Bhopas use the Ravanhatha to help them sing of Pabuji's trials, using a painted scroll to point out relevant incidents from his life. they are assisted in their performances in their wives, called Bhopis.

Rajasthan's folk music, dances and per forming arts reflect the Indian way of life which bases itself on a composite view of things. The cosmos, the environment, the weather; one's beliefs and traditions; and life and death itself: every philosophical, spiritual and physical plane merges into the cultural expression to shape an entity that continues to remain alive and vibrant. The state's geographical boundaries touch those of Punjab, Haryana, Madhya Pradesh, Gujarat and Uttar Pradesh in India, and Sindh in Pakistan. It is hardly surprising that the varied cultural segments of its neighbours have combined imperceptibly into the music and dance of Rajasthan to enrich it. Rajasthan represents that vital reality of the Indian way of life where the past exists and lives in the present.

In the villages of Rajasthan, as in other parts of India, the people base their festive calendar on the movement of the moon. Their music, songs, dances and associated festivals are all nature-bound: celebrating the elements and the environment around them.

In this arid zone, it is natural that the season of the rains is celebrated with rather more zest than most. In the rich repertoire of Rajasthani songs, even birds find a reference as friends and messengers. The peacock and the crow inspire village bards to create songs that epitomise romance. Similarly, the vegetation, the trees, the sun, the moon, and the clouds have become folk idioms that are used to express everything from the loneliness of a young beloved pining for her lover, their union, inter-personal relationships, laughter, faith and happiness.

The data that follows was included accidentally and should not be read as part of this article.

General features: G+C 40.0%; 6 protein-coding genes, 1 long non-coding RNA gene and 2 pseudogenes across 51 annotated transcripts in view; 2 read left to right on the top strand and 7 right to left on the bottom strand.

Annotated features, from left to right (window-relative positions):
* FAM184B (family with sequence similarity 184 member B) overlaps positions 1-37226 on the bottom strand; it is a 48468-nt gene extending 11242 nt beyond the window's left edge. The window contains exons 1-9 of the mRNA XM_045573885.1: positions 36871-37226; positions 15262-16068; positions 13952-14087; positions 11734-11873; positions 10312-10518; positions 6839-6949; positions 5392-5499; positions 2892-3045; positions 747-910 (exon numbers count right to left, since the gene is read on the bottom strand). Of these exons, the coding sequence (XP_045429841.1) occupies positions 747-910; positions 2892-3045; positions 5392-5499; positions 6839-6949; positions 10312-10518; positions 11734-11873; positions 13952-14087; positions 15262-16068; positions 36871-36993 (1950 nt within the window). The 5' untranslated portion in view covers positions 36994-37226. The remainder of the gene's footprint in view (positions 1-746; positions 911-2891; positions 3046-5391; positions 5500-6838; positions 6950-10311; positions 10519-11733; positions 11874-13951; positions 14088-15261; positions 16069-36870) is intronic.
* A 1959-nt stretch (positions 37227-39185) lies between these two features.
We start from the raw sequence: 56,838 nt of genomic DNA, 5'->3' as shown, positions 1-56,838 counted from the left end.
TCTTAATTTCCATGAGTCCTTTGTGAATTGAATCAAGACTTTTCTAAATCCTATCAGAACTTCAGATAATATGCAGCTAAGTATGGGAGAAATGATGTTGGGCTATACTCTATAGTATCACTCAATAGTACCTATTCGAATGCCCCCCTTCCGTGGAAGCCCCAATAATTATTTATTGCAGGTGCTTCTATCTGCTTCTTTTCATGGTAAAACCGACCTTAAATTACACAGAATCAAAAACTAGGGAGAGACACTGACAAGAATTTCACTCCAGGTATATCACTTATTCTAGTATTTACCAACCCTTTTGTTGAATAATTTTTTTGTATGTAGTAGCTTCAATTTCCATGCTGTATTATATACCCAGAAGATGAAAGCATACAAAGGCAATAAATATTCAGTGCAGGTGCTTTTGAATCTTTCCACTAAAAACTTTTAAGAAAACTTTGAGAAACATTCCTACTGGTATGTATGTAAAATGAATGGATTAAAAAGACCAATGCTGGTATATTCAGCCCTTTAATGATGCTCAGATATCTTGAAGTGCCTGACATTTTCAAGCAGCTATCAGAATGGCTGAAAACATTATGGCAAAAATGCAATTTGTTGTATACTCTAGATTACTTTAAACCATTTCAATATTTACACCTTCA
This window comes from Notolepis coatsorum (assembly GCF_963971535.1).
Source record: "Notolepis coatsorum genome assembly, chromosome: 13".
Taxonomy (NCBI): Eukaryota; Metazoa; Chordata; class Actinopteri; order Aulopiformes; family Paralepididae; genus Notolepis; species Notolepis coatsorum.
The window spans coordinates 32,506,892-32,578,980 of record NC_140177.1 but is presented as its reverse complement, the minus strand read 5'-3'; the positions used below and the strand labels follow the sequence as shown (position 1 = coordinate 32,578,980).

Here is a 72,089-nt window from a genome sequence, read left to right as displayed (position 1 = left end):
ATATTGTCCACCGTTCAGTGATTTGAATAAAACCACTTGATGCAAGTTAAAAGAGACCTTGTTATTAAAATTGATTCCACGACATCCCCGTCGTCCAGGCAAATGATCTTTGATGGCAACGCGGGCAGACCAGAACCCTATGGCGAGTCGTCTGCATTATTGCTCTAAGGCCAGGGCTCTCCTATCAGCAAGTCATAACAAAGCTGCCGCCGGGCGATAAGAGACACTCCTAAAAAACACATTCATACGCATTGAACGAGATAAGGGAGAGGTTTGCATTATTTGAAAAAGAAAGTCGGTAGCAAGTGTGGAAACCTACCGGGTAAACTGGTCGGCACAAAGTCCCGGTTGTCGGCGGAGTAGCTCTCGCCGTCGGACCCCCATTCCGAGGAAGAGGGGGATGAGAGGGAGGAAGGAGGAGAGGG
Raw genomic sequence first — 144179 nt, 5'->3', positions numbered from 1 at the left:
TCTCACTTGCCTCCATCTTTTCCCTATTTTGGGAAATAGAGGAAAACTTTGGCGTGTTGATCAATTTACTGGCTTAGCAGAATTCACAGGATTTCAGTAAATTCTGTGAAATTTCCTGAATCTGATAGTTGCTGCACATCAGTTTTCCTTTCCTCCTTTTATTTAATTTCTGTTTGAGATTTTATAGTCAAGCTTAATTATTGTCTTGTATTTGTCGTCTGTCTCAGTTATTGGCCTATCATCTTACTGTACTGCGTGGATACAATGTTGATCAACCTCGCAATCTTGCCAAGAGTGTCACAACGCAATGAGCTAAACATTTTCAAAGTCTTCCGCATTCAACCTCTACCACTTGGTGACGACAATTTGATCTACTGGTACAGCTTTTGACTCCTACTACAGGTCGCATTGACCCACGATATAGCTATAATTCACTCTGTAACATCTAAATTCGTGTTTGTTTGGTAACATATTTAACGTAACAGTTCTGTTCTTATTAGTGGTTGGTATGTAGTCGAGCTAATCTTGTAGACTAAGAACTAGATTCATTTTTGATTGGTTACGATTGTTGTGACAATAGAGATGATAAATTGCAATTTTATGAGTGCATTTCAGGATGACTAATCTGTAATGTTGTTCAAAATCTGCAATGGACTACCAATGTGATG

The extensive variety of folk songs come under many categories: there are those sung by women, such as Panihari, that describes the daily chores of fetching water from the well and a chance encounter with the beloved who comes riding on a camel. Still another song. Dal badli ro pani, expresses the preoccupation of a village belle with water which, in the desert, is such a rare commodity. No wonder water has acquired myriads of creative connotations in imagery as expressed in the folk songs of Rajasthan. And in Chirmi, a plant becomes the friend to the young child bride who uses it as a confidante for her nostalgic emotions. In the myriads of other songs sung by women on the birth of a child, or on the occasion of a marriage in the family, familial relationships form an important part.

Strong religious beliefs in turn have given rise to songs dedicated to family deities, gods and goddesses. There are religious songs in the folk idiom, as well as those composed by saint poets such as Surdas, Kabirdas, Meerabai, Malukdas, and Dadu. These songs are heard at ratijagas, the night-long soirees of devotional songs which sometimes induce a trance-like spiritual milieu. In this particular cultural aspect of music, the division between classical and folk music begins to blur the same devotional songs, as sung by village folk singers, form a vocal as well as a dance accompaniment to the classical form when sung by a classical singer.